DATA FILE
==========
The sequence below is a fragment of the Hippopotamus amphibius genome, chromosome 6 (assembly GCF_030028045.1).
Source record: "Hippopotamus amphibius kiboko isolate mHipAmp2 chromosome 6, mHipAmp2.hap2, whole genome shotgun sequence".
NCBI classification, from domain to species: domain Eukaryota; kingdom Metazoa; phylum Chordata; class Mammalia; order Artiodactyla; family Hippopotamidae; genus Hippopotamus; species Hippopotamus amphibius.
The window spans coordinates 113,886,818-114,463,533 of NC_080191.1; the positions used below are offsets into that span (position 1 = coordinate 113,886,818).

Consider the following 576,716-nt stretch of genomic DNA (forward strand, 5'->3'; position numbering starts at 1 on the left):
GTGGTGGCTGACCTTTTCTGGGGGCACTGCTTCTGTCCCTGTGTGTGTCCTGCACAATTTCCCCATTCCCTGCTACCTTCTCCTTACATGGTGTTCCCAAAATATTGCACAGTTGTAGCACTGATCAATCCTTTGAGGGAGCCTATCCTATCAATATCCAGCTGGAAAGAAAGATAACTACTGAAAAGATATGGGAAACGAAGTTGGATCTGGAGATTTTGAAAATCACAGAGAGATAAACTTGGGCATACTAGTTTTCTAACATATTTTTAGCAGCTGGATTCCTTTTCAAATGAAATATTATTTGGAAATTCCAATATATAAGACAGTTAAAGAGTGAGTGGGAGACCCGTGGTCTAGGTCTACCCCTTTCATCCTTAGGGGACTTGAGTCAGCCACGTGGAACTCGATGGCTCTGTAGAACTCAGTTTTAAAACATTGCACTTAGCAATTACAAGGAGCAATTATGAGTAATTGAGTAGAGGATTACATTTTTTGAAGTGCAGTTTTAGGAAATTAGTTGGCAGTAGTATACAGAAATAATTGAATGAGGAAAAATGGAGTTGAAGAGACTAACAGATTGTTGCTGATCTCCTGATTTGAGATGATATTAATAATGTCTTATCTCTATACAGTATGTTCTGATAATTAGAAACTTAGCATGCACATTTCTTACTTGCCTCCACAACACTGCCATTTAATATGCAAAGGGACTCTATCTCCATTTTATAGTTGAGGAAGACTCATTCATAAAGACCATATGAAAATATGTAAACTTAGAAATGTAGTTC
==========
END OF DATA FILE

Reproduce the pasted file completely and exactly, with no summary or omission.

The sequence below is a fragment of the Hippopotamus amphibius genome, chromosome 6 (assembly GCF_030028045.1).
Source record: "Hippopotamus amphibius kiboko isolate mHipAmp2 chromosome 6, mHipAmp2.hap2, whole genome shotgun sequence".
NCBI classification, from domain to species: domain Eukaryota; kingdom Metazoa; phylum Chordata; class Mammalia; order Artiodactyla; family Hippopotamidae; genus Hippopotamus; species Hippopotamus amphibius.
The window spans coordinates 113,886,818-114,463,533 of NC_080191.1; the positions used below are offsets into that span (position 1 = coordinate 113,886,818).

Consider the following 576,716-nt stretch of genomic DNA (forward strand, 5'->3'; position numbering starts at 1 on the left):
GTGGTGGCTGACCTTTTCTGGGGGCACTGCTTCTGTCCCTGTGTGTGTCCTGCACAATTTCCCCATTCCCTGCTACCTTCTCCTTACATGGTGTTCCCAAAATATTGCACAGTTGTAGCACTGATCAATCCTTTGAGGGAGCCTATCCTATCAATATCCAGCTGGAAAGAAAGATAACTACTGAAAAGATATGGGAAACGAAGTTGGATCTGGAGATTTTGAAAATCACAGAGAGATAAACTTGGGCATACTAGTTTTCTAACATATTTTTAGCAGCTGGATTCCTTTTCAAATGAAATATTATTTGGAAATTCCAATATATAAGACAGTTAAAGAGTGAGTGGGAGACCCGTGGTCTAGGTCTACCCCTTTCATCCTTAGGGGACTTGAGTCAGCCACGTGGAACTCGATGGCTCTGTAGAACTCAGTTTTAAAACATTGCACTTAGCAATTACAAGGAGCAATTATGAGTAATTGAGTAGAGGATTACATTTTTTGAAGTGCAGTTTTAGGAAATTAGTTGGCAGTAGTATACAGAAATAATTGAATGAGGAAAAATGGAGTTGAAGAGACTAACAGATTGTTGCTGATCTCCTGATTTGAGATGATATTAATAATGTCTTATCTCTATACAGTATGTTCTGATAATTAGAAACTTAGCATGCACATTTCTTACTTGCCTCCACAACACTGCCATTTAATATGCAAAGGGACTCTATCTCCATTTTATAGTTGAGGAAGACTCATTCATAAAGACCATATGAAAATATGTAAACTTAGAAATGTAGTTC